"In 2018, there was a blue wave," he said. "Let's turn that wave into a roaring, crushing, resounding tsunami."

But there's an undercurrent to all this.

In 2016, voter turnout was 48.6% in Detroit, compared with about 51% in 2012. Hillary Clinton got 46,872 fewer votes in Detroit than Obama did in 2012, and Clinton lost Michigan to Trump by about 10,000 votes. It was the first time a Republican presidential candidate had won Michigan since 1988.

Branden Snyder had a close-up view. In 2016, he led youth outreach for Clinton's campaign in Michigan.

As he knocked on doors that fall, Snyder said he got the sense from many voters, especially young people, that they weren't enthusiastic about the former secretary of state.

"That started to feel deafening as it got closer to November," he said outside a rally last week for Sen. Elizabeth Warren in Detroit.

Snyder is now executive director of a community organization called Detroit Action. The group has endorsed Sen. Bernie Sanders. Snyder said Warren was his first choice, but now he plans to vote for Sanders.

The Vermont senator won the Michigan primary in 2016, and he has been aggressively campaigning in the state this weekend, banking on another upset win to propel his campaign forward.

Snyder voted for the first time in 2008 for Obama, but his politics have evolved since then. That's in part because of issues he says the Obama years left on the table, like dealing with student loan debt and police brutality.

"So a lot of folks don't necessarily see Biden as a savior kind of candidate," he says. "They see him as emblematic of all the things that went wrong or the failed promises. It's only so long he can talk about 2008 to 2016 because many of the voters were children at that time and don't have any memories of that."

Snyder worries that if Biden doesn't rejigger his pitch, some voters will stay home again in November.

Michigan Lt. Gov. Garlin Gilchrist is trying to bridge that gap. He endorsed Biden last week. He's also a black millennial from Detroit who voted for Sanders in the 2016 Michigan primary.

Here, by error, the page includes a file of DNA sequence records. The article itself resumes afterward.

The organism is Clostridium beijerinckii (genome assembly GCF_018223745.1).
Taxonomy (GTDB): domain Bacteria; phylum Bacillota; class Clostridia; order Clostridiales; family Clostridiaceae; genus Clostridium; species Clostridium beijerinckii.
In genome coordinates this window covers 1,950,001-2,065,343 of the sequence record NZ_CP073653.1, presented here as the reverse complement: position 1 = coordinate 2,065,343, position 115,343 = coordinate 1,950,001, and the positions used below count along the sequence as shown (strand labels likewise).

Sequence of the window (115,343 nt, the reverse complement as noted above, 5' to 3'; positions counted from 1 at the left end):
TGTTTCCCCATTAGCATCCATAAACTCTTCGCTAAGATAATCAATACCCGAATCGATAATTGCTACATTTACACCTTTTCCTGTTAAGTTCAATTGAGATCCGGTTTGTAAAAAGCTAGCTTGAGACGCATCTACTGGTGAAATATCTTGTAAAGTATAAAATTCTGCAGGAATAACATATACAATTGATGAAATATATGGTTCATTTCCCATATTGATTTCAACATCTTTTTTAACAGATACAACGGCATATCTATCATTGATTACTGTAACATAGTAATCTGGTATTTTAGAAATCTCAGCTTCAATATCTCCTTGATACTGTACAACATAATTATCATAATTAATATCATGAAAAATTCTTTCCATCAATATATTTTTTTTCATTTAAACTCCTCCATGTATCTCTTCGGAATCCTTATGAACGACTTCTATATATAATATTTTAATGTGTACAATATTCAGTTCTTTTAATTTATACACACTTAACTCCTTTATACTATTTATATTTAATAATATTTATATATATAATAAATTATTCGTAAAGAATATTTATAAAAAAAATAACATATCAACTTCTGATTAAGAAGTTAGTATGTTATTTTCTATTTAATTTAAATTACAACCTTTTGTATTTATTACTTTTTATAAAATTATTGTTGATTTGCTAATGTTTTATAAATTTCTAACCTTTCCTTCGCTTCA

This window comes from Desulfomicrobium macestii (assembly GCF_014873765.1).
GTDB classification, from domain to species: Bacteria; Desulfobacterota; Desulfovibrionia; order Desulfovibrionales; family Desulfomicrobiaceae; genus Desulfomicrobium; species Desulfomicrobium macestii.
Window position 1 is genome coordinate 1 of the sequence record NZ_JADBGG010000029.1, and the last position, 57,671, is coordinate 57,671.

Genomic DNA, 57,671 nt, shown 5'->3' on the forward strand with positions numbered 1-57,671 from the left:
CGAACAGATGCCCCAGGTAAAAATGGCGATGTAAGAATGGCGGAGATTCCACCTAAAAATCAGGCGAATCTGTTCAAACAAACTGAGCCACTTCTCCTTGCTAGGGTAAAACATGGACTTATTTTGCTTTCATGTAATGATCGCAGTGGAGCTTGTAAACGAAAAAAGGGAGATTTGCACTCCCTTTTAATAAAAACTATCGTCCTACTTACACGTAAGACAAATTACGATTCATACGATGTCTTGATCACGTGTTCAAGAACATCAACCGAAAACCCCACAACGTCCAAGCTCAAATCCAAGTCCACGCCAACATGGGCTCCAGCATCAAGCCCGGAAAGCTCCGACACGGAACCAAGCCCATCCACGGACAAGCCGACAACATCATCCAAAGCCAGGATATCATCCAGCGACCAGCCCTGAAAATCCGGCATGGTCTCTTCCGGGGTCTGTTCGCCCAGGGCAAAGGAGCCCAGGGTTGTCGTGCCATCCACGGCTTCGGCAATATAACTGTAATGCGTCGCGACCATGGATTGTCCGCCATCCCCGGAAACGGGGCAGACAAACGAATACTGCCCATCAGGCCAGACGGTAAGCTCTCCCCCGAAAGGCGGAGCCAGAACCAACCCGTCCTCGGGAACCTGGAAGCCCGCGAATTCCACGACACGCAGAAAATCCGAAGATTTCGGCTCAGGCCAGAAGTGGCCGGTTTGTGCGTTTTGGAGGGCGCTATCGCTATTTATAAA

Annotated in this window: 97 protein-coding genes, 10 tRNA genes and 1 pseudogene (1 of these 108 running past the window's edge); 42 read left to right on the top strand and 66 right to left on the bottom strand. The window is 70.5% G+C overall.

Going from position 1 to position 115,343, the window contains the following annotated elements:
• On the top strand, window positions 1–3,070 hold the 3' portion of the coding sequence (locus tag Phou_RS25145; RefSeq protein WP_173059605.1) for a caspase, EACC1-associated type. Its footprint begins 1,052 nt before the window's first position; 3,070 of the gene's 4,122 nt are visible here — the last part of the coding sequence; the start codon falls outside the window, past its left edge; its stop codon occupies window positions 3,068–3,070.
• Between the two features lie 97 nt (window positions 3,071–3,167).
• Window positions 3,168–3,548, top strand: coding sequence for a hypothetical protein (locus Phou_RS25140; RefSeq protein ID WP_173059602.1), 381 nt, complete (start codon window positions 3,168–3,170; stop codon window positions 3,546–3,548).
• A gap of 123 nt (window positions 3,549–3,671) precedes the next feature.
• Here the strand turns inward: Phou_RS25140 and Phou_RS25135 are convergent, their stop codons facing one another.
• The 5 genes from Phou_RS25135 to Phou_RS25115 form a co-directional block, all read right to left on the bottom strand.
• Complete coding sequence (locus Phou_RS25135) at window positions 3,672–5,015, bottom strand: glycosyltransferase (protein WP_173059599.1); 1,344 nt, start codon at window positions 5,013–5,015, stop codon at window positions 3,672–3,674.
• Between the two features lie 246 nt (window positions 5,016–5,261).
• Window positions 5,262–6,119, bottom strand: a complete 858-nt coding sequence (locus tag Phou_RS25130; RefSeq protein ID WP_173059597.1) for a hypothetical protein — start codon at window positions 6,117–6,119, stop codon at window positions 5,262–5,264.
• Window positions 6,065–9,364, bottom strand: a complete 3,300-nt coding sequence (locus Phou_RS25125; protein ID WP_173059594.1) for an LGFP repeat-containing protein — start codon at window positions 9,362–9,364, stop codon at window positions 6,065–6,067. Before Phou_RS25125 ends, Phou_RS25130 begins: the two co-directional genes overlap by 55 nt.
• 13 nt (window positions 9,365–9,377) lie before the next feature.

Michigan Lt. Gov. Garlin Gilchrist, at center back in red tie, has endorsed Joe Biden and recently helped celebrate the opening of a field office in Detroit's Arden Park neighborhood.
Sam Gringlas / NPR
Michigan Lt. Gov. Garlin Gilchrist, at center back in red tie, has endorsed Joe Biden and recently helped celebrate the opening of a field office in Detroit's Arden Park neighborhood.

Together with Gov. Gretchen Whitmer, he flipped Michigan's governor's mansion blue in 2018 by 10 points. On Friday, the lieutenant governor arrived in Detroit's Arden Park neighborhood carrying treats to celebrate the opening of a Biden field office here.

"The path to turning Michigan blue starts in neighborhoods like this one," he told a cheering audience of staff and volunteers.

Gilchrist says in 2018, ground game and showing up in communities mattered when the votes were counted.

He also says it's important to make a pitch to millennials that's not just focused on Biden's or Obama's identity, but also on what their administration achieved for young people, like health care reform.

"It was important he served alongside Obama," Gilchrist told NPR. "What also matters is the substance of what he delivered for people."

Bringing young people into the fold and letting them take some ownership of the campaign will also be critical, Gilchrist says.

"It's important for me to work with my peers, to ensure that young people of color know that they have a role to play in defining the future of this country. They have a role to play in the vice president's campaign."

Voters like Oriana Powell.

In 2016, Powell didn't vote.

That fall, she was living with a friend, bouncing from place to place for the first time. Powell was working three jobs, trying to get back on her feet.

On Election Day, she had car trouble and had to pick up her niece, so she just didn't make it to the polls.

Powell says she didn't like Trump or Clinton and figured her vote didn't count for much anyways.

"Whether I do this or not, this country's going to run the same way, it's going to look the same way for me, so I didn't feel like it would matter," she said.

Since Trump's election, Powell got involved with a nonprofit called Mothering Justice that organizes around issues like paid sick leave and affordable child care. The experience influenced her outlook on the political process.

She calls Biden "a wolf in sheep's clothing."

But if he's the nominee, she'll vote for him.

"I know that one day is not all of the work," she says. "It's just the tip of the iceberg, the beginning of the work."

Powell says she's ready to cast that ballot and then get back to work.

Copyright 2020 NPR. To see more, visit https://www.npr.org.

Sam Gringlas is a producer for NPR's All Things Considered and is helping cover the 2020 election for the Washington Desk. He's produced and reported with NPR from all over the country, as well as China and the U.S.-Mexico border. He started as an intern at All Things Considered after graduating with a public policy degree from the University of Michigan, where he was news editor at T he Michigan Daily. He's a native Michigander.